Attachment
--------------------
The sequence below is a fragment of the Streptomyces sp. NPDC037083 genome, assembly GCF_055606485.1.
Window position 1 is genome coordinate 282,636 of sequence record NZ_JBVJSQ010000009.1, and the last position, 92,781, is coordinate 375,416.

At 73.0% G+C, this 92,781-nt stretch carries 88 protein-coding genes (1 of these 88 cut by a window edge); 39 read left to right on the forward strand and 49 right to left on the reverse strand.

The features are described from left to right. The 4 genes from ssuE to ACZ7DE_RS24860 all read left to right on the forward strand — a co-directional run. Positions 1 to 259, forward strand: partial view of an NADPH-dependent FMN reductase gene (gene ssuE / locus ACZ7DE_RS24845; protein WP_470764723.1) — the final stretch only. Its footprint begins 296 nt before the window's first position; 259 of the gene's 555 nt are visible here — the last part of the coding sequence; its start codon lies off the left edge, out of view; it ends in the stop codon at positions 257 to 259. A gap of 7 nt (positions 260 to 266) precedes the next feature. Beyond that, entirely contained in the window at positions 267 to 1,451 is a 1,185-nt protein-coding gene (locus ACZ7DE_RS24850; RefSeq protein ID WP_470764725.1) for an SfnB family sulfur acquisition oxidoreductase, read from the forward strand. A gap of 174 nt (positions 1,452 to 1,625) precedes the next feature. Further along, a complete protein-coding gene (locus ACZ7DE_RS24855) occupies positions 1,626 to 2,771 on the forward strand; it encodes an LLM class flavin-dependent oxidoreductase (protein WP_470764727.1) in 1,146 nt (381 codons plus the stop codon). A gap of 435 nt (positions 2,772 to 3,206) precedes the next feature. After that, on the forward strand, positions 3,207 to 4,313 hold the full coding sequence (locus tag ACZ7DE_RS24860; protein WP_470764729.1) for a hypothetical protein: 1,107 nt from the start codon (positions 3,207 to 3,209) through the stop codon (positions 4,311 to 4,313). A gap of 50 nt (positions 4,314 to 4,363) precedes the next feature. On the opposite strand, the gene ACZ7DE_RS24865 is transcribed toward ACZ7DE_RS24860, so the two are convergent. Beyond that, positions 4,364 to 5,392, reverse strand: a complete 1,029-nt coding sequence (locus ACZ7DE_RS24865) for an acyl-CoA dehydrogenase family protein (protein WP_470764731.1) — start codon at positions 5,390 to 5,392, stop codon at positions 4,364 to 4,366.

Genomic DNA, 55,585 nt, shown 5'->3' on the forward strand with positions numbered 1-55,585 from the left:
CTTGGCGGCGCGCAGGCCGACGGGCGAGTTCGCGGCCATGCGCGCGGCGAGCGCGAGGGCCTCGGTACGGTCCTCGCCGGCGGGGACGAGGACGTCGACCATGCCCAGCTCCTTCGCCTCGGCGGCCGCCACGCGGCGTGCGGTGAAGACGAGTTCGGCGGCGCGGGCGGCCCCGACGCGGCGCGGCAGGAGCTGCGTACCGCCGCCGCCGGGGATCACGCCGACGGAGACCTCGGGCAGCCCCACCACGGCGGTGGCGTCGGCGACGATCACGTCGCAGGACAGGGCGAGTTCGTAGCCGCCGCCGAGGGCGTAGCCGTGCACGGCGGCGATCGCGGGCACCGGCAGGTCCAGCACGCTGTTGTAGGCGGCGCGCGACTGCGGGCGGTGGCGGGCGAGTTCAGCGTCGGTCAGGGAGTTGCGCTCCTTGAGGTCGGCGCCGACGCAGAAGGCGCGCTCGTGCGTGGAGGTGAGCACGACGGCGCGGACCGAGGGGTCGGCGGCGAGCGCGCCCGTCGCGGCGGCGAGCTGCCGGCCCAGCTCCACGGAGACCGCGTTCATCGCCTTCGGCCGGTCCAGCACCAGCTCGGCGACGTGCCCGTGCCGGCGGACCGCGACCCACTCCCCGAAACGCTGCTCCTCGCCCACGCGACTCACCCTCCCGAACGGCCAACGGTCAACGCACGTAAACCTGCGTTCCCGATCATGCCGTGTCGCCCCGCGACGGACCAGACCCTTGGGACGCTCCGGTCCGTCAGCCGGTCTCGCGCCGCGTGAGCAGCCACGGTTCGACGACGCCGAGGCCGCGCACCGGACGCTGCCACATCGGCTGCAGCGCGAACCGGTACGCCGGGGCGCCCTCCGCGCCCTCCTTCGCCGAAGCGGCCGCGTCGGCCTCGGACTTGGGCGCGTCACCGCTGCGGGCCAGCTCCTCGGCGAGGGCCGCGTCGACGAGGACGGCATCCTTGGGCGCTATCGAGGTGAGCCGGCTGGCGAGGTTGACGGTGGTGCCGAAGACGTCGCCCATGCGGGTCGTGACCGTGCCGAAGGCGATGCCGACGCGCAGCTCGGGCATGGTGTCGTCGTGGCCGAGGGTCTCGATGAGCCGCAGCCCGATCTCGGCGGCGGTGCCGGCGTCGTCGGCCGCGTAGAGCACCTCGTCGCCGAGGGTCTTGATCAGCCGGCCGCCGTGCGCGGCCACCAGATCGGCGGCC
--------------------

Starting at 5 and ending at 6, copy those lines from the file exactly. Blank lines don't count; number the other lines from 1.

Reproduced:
Genomic DNA, 55,585 nt, shown 5'->3' on the forward strand with positions numbered 1-55,585 from the left:
CTTGGCGGCGCGCAGGCCGACGGGCGAGTTCGCGGCCATGCGCGCGGCGAGCGCGAGGGCCTCGGTACGGTCCTCGCCGGCGGGGACGAGGACGTCGACCATGCCCAGCTCCTTCGCCTCGGCGGCCGCCACGCGGCGTGCGGTGAAGACGAGTTCGGCGGCGCGGGCGGCCCCGACGCGGCGCGGCAGGAGCTGCGTACCGCCGCCGCCGGGGATCACGCCGACGGAGACCTCGGGCAGCCCCACCACGGCGGTGGCGTCGGCGACGATCACGTCGCAGGACAGGGCGAGTTCGTAGCCGCCGCCGAGGGCGTAGCCGTGCACGGCGGCGATCGCGGGCACCGGCAGGTCCAGCACGCTGTTGTAGGCGGCGCGCGACTGCGGGCGGTGGCGGGCGAGTTCAGCGTCGGTCAGGGAGTTGCGCTCCTTGAGGTCGGCGCCGACGCAGAAGGCGCGCTCGTGCGTGGAGGTGAGCACGACGGCGCGGACCGAGGGGTCGGCGGCGAGCGCGCCCGTCGCGGCGGCGAGCTGCCGGCCCAGCTCCACGGAGACCGCGTTCATCGCCTTCGGCCGGTCCAGCACCAGCTCGGCGACGTGCCCGTGCCGGCGGACCGCGACCCACTCCCCGAAACGCTGCTCCTCGCCCACGCGACTCACCCTCCCGAACGGCCAACGGTCAACGCACGTAAACCTGCGTTCCCGATCATGCCGTGTCGCCCCGCGACGGACCAGACCCTTGGGACGCTCCGGTCCGTCAGCCGGTCTCGCGCCGCGTGAGCAGCCACGGTTCGACGACGCCGAGGCCGCGCACCGGACGCTGCCACATCGGCTGCAGCGCGAACCGGTACGCCGGGGCGCCCTCCGCGCCCTCCTTCGCCGAAGCGGCCGCGTCGGCCTCGGACTTGGGCGCGTCACCGCTGCGGGCCAGCTCCTCGGCGAGGGCCGCGTCGACGAGGACGGCATCCTTGGGCGCTATCGAGGTGAGCCGGCTGGCGAGGTTGACGGTGGTGCCGAAGACGTCGCCCATGCGGGTCGTGACCGTGCCGAAGGCGATGCCGACGCGCAGCTCGGGCATGGTGTCGTCGTGGCCGAGGGTCTCGATGAGCCGCAGCCCGATCTCGGCGGCGGTGCCGGCGTCGTCGGCCGCGTAGAGCACCTCGTCGCCGAGGGTCTTGATCAGCCGGCCGCCGTGCGCGGCCACCAGATCGGCGGCC